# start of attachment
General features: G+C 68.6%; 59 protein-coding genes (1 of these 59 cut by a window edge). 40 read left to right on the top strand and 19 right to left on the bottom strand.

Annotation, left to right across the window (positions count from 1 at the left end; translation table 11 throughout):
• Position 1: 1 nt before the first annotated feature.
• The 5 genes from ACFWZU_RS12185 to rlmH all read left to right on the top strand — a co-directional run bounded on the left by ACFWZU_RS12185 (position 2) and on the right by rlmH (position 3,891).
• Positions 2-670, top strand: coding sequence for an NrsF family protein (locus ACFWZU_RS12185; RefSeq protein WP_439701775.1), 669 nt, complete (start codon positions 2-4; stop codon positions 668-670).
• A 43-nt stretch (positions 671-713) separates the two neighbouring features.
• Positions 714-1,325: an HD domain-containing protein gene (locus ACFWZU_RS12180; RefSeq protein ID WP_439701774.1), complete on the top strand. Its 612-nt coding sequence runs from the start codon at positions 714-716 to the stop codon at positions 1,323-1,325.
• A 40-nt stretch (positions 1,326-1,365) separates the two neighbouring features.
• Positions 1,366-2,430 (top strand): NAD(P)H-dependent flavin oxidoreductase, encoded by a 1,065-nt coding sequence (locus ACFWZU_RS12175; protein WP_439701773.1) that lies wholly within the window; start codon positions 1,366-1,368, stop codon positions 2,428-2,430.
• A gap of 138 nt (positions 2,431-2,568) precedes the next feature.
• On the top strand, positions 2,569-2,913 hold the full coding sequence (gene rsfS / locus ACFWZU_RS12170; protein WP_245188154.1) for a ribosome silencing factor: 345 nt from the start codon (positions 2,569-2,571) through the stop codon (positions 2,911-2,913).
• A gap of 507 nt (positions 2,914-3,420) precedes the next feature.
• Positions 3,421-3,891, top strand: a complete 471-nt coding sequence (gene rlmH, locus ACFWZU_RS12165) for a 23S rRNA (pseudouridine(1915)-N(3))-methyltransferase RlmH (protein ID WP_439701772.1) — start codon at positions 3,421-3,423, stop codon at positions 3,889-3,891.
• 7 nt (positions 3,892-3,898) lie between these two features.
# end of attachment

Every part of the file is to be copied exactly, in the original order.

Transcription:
General features: G+C 68.6%; 59 protein-coding genes (1 of these 59 cut by a window edge). 40 read left to right on the top strand and 19 right to left on the bottom strand.

Annotation, left to right across the window (positions count from 1 at the left end; translation table 11 throughout):
• Position 1: 1 nt before the first annotated feature.
• The 5 genes from ACFWZU_RS12185 to rlmH all read left to right on the top strand — a co-directional run bounded on the left by ACFWZU_RS12185 (position 2) and on the right by rlmH (position 3,891).
• Positions 2-670, top strand: coding sequence for an NrsF family protein (locus ACFWZU_RS12185; RefSeq protein WP_439701775.1), 669 nt, complete (start codon positions 2-4; stop codon positions 668-670).
• A 43-nt stretch (positions 671-713) separates the two neighbouring features.
• Positions 714-1,325: an HD domain-containing protein gene (locus ACFWZU_RS12180; RefSeq protein ID WP_439701774.1), complete on the top strand. Its 612-nt coding sequence runs from the start codon at positions 714-716 to the stop codon at positions 1,323-1,325.
• A 40-nt stretch (positions 1,326-1,365) separates the two neighbouring features.
• Positions 1,366-2,430 (top strand): NAD(P)H-dependent flavin oxidoreductase, encoded by a 1,065-nt coding sequence (locus ACFWZU_RS12175; protein WP_439701773.1) that lies wholly within the window; start codon positions 1,366-1,368, stop codon positions 2,428-2,430.
• A gap of 138 nt (positions 2,431-2,568) precedes the next feature.
• On the top strand, positions 2,569-2,913 hold the full coding sequence (gene rsfS / locus ACFWZU_RS12170; protein WP_245188154.1) for a ribosome silencing factor: 345 nt from the start codon (positions 2,569-2,571) through the stop codon (positions 2,911-2,913).
• A gap of 507 nt (positions 2,914-3,420) precedes the next feature.
• Positions 3,421-3,891, top strand: a complete 471-nt coding sequence (gene rlmH, locus ACFWZU_RS12165) for a 23S rRNA (pseudouridine(1915)-N(3))-methyltransferase RlmH (protein ID WP_439701772.1) — start codon at positions 3,421-3,423, stop codon at positions 3,889-3,891.
• 7 nt (positions 3,892-3,898) lie between these two features.